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me, for wind, the supply chain for wind, they had a tax credit that gives them ready percent of the cost and about half of the wholesale price of electricity is how it works out, and the first six months of 2013, it was one windmill installed in the united states. congress retroactively put that production tax credit back in, but what dan is talking about without viable solar and wind are, the are only five bolt to produce where you have subsidies . oil and gas derived with or without subsidies. we are against subsidizing anything with it through subsidy, so we are perfectly willing, but we do not want to talk about regular tax credits that all manufacturers that, including windmill producers taking that away only from one industry or another. host: we will give you the last word. guest: we are subsidizing oil, gas, particularly coal with our health. we know that their predation -- that air pollution and smog is more likely to a current, dave has admitted this that the
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temperature is warming, and we know as the temperature warms, that is one of the conditions for forming smog and they will be more asthma attacks and premature deaths. thesoot. just we are subsidizing it with our help. thankfully, the obama administration is leaving efforts to internalize the cost to make the use of those products cleanup, so they are paying the cost of pollution rather than us, our grandchildren, or the farmer down the street, not down the street, but suffering from drought or the wearable forest fires. that is what we are trying to do. host: you continue to shake your head. guest: yet, again, daniel is talking about warming being a bad thing and that it is causing asthma, drought -- guest: i did not say asthma. is a precursor to asthma attacks. those are different things. guest: whatever. co2 is non-toxic and odorless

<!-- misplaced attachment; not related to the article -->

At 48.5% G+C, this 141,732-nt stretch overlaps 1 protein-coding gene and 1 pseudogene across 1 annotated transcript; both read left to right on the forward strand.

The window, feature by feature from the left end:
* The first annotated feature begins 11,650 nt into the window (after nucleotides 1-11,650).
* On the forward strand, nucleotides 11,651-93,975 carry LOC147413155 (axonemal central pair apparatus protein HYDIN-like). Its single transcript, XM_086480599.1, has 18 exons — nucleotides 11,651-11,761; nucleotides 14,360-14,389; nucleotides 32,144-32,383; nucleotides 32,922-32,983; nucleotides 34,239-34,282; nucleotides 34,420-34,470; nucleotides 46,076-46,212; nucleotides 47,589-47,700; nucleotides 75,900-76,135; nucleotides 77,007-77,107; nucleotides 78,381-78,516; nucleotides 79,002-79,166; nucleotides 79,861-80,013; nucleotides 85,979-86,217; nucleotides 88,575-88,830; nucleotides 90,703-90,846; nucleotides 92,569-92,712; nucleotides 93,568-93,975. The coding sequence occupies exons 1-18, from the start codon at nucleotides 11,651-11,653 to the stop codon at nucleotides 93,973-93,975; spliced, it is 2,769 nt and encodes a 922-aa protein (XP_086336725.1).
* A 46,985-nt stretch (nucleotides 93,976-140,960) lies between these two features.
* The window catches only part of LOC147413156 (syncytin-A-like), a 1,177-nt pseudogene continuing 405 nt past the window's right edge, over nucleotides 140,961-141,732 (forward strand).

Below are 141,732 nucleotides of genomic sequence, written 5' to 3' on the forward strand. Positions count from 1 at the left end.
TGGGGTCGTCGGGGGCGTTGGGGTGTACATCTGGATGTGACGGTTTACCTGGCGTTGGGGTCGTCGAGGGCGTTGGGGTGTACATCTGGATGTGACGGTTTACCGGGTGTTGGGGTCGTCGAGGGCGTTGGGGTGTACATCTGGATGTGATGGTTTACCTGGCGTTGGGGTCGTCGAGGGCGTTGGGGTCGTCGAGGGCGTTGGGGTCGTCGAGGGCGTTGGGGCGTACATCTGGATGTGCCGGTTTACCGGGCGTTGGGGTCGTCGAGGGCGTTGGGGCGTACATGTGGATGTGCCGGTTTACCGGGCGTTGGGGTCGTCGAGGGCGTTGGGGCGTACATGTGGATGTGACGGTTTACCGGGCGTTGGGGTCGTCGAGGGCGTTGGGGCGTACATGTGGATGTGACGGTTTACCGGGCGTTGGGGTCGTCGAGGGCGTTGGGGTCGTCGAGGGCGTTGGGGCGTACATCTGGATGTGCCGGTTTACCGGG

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gas and necessary for gas and smog is not a particular matter. guest: if i put you in a room and only put co2, how long would you live? guest: we're not talking about that. that is 41 hundredths of one -- of 100%. we have the highest amount of co2, over 400 parts per million in eight housing years. guest: we are not going to have any trouble breathing. host: thank you for a very interesting conversation. dan weiss of the league of conservation voters and david kreutzer on the heritage >> mr. montell helped pass the fair housing bill. have coverage at 9:00 a.m.
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eastern. that the discussion regarding the technology transfers to china. that is live at 2:00 eastern, on c-span two. >> during a speech over the weekend, republican presidential candidate, donald trump spoke about his gop rival, jeb bush, immigration and u.s.-russia relations. as he spoke in nashville, tennessee, you will see here. [applause]
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donald trump: i love nashville. i'm going to tell you a story, but he will not believe it. maybe more importantly, we have an incredible woman with us. she is 92 years old. we don't talk about age, but she looks magnificent. she has become very famous. you know who she is, right? look at her. so beautiful. she just registered to vote for the first time in her life. she has not seen anybody who did it for her. the first time in her life, she has registered to vote. then she will vote for trump, i think. thank you, darling. i appreciate it.
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she has become so famous she is on television all over the world. i am nervous talking to you. thank you very much. everybody appreciates it. there is a big, big, growing silent majority out there. we are going to take this country back and make it is so great again, and so strong again. i have to tell you -- enough with the standing up. look at this group. what a group. we set the all-time record for the group. we turned away thousands of people. they have speakers outside. these people have the best real estate. i just wanted to tell you . many years ago, i hate to say 40, but 40.
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i came to nashville. did you ever hear of a company called genesco? they own the bond would tell her -- bond would teller department store chain. i wanted to go into manhattan. they went to the grand hyatt hotel. what i wanted to do more than anything was 5th avenue between 57th street and 56th street. that is right next to tiffany. i wanted that piece of property so badly. i should not say that, because you are not supposed to want things like that so badly. got to get angry with me, right? the company for that was genesco, based in nashville, tennessee. they can to nashville and meta-with the heads of genesco. they are great people. there was a lot of fighting and everything. i convinced them to sell me the